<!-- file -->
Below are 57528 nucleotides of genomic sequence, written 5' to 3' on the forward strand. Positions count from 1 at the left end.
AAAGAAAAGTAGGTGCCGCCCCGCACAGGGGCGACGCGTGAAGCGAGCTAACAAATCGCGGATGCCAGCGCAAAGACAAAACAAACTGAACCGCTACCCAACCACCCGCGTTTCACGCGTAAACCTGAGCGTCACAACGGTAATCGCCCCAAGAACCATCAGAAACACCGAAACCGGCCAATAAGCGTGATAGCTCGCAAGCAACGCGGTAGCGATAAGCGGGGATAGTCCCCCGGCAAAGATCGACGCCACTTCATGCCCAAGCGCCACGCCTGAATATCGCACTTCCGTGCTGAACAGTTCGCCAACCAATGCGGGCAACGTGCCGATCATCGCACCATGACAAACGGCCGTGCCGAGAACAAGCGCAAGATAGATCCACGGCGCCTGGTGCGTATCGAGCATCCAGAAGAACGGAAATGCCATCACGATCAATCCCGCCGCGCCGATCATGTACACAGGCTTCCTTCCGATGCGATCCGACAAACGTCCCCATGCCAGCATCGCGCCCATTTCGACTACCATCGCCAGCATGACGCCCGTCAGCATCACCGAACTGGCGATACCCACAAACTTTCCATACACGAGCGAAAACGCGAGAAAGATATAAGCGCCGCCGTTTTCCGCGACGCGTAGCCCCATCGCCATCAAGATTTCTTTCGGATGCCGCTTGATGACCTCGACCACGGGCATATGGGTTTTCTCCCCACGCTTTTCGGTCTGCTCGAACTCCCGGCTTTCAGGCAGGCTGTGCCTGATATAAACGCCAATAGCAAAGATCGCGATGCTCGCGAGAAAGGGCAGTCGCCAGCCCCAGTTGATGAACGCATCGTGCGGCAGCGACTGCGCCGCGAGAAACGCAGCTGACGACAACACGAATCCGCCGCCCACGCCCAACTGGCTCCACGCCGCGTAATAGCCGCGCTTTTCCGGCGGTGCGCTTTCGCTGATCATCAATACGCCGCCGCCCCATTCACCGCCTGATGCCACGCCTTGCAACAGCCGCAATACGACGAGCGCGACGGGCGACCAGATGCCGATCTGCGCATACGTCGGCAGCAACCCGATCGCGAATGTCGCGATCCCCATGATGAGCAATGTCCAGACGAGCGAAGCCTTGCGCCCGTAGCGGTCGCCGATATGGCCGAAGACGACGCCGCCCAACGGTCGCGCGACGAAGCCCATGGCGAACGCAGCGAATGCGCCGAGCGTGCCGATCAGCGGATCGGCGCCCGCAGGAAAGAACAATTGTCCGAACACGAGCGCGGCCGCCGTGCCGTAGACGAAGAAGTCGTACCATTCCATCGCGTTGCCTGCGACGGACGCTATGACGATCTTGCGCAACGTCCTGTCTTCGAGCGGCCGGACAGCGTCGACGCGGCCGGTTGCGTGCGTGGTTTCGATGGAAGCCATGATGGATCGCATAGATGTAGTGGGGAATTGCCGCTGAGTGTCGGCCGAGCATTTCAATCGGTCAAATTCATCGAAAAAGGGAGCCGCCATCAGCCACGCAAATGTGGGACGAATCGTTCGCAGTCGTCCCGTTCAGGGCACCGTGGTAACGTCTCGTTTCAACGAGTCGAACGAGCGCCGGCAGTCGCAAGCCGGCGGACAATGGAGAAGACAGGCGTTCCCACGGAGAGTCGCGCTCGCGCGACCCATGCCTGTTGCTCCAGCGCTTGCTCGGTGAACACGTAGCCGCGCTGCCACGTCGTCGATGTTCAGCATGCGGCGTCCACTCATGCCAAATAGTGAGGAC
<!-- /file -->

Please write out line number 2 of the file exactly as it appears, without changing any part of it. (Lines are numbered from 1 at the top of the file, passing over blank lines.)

AAAGAAAAGTAGGTGCCGCCCCGCACAGGGGCGACGCGTGAAGCGAGCTAACAAATCGCGGATGCCAGCGCAAAGACAAAACAAACTGAACCGCTACCCAACCACCCGCGTTTCACGCGTAAACCTGAGCGTCACAACGGTAATCGCCCCAAGAACCATCAGAAACACCGAAACCGGCCAATAAGCGTGATAGCTCGCAAGCAACGCGGTAGCGATAAGCGGGGATAGTCCCCCGGCAAAGATCGACGCCACTTCATGCCCAAGCGCCACGCCTGAATATCGCACTTCCGTGCTGAACAGTTCGCCAACCAATGCGGGCAACGTGCCGATCATCGCACCATGACAAACGGCCGTGCCGAGAACAAGCGCAAGATAGATCCACGGCGCCTGGTGCGTATCGAGCATCCAGAAGAACGGAAATGCCATCACGATCAATCCCGCCGCGCCGATCATGTACACAGGCTTCCTTCCGATGCGATCCGACAAACGTCCCCATGCCAGCATCGCGCCCATTTCGACTACCATCGCCAGCATGACGCCCGTCAGCATCACCGAACTGGCGATACCCACAAACTTTCCATACACGAGCGAAAACGCGAGAAAGATATAAGCGCCGCCGTTTTCCGCGACGCGTAGCCCCATCGCCATCAAGATTTCTTTCGGATGCCGCTTGATGACCTCGACCACGGGCATATGGGTTTTCTCCCCACGCTTTTCGGTCTGCTCGAACTCCCGGCTTTCAGGCAGGCTGTGCCTGATATAAACGCCAATAGCAAAGATCGCGATGCTCGCGAGAAAGGGCAGTCGCCAGCCCCAGTTGATGAACGCATCGTGCGGCAGCGACTGCGCCGCGAGAAACGCAGCTGACGACAACACGAATCCGCCGCCCACGCCCAACTGGCTCCACGCCGCGTAATAGCCGCGCTTTTCCGGCGGTGCGCTTTCGCTGATCATCAATACGCCGCCGCCCCATTCACCGCCTGATGCCACGCCTTGCAACAGCCGCAATACGACGAGCGCGACGGGCGACCAGATGCCGATCTGCGCATACGTCGGCAGCAACCCGATCGCGAATGTCGCGATCCCCATGATGAGCAATGTCCAGACGAGCGAAGCCTTGCGCCCGTAGCGGTCGCCGATATGGCCGAAGACGACGCCGCCCAACGGTCGCGCGACGAAGCCCATGGCGAACGCAGCGAATGCGCCGAGCGTGCCGATCAGCGGATCGGCGCCCGCAGGAAAGAACAATTGTCCGAACACGAGCGCGGCCGCCGTGCCGTAGACGAAGAAGTCGTACCATTCCATCGCGTTGCCTGCGACGGACGCTATGACGATCTTGCGCAACGTCCTGTCTTCGAGCGGCCGGACAGCGTCGACGCGGCCGGTTGCGTGCGTGGTTTCGATGGAAGCCATGATGGATCGCATAGATGTAGTGGGGAATTGCCGCTGAGTGTCGGCCGAGCATTTCAATCGGTCAAATTCATCGAAAAAGGGAGCCGCCATCAGCCACGCAAATGTGGGACGAATCGTTCGCAGTCGTCCCGTTCAGGGCACCGTGGTAACGTCTCGTTTCAACGAGTCGAACGAGCGCCGGCAGTCGCAAGCCGGCGGACAATGGAGAAGACAGGCGTTCCCACGGAGAGTCGCGCTCGCGCGACCCATGCCTGTTGCTCCAGCGCTTGCTCGGTGAACACGTAGCCGCGCTGCCACGTCGTCGATGTTCAGCATGCGGCGTCCACTCATGCCAAATAGTGAGGAC